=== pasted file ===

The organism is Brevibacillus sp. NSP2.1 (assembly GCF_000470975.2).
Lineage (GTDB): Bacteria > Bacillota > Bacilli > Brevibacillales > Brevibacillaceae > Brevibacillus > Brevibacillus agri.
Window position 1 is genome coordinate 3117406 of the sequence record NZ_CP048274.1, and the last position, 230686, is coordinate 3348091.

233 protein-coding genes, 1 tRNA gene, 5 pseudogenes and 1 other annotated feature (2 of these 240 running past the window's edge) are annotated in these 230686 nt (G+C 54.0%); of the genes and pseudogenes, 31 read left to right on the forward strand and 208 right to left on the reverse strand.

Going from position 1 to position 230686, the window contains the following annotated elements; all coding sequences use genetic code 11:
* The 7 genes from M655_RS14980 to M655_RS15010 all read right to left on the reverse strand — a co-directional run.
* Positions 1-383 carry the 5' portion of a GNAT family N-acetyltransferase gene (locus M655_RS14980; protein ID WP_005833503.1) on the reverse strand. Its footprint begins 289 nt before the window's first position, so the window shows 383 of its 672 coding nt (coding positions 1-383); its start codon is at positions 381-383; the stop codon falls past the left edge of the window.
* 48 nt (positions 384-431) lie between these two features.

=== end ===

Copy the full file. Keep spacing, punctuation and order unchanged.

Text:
The organism is Brevibacillus sp. NSP2.1 (assembly GCF_000470975.2).
Lineage (GTDB): Bacteria > Bacillota > Bacilli > Brevibacillales > Brevibacillaceae > Brevibacillus > Brevibacillus agri.
Window position 1 is genome coordinate 3117406 of the sequence record NZ_CP048274.1, and the last position, 230686, is coordinate 3348091.

233 protein-coding genes, 1 tRNA gene, 5 pseudogenes and 1 other annotated feature (2 of these 240 running past the window's edge) are annotated in these 230686 nt (G+C 54.0%); of the genes and pseudogenes, 31 read left to right on the forward strand and 208 right to left on the reverse strand.

Going from position 1 to position 230686, the window contains the following annotated elements; all coding sequences use genetic code 11:
* The 7 genes from M655_RS14980 to M655_RS15010 all read right to left on the reverse strand — a co-directional run.
* Positions 1-383 carry the 5' portion of a GNAT family N-acetyltransferase gene (locus M655_RS14980; protein ID WP_005833503.1) on the reverse strand. Its footprint begins 289 nt before the window's first position, so the window shows 383 of its 672 coding nt (coding positions 1-383); its start codon is at positions 381-383; the stop codon falls past the left edge of the window.
* 48 nt (positions 384-431) lie between these two features.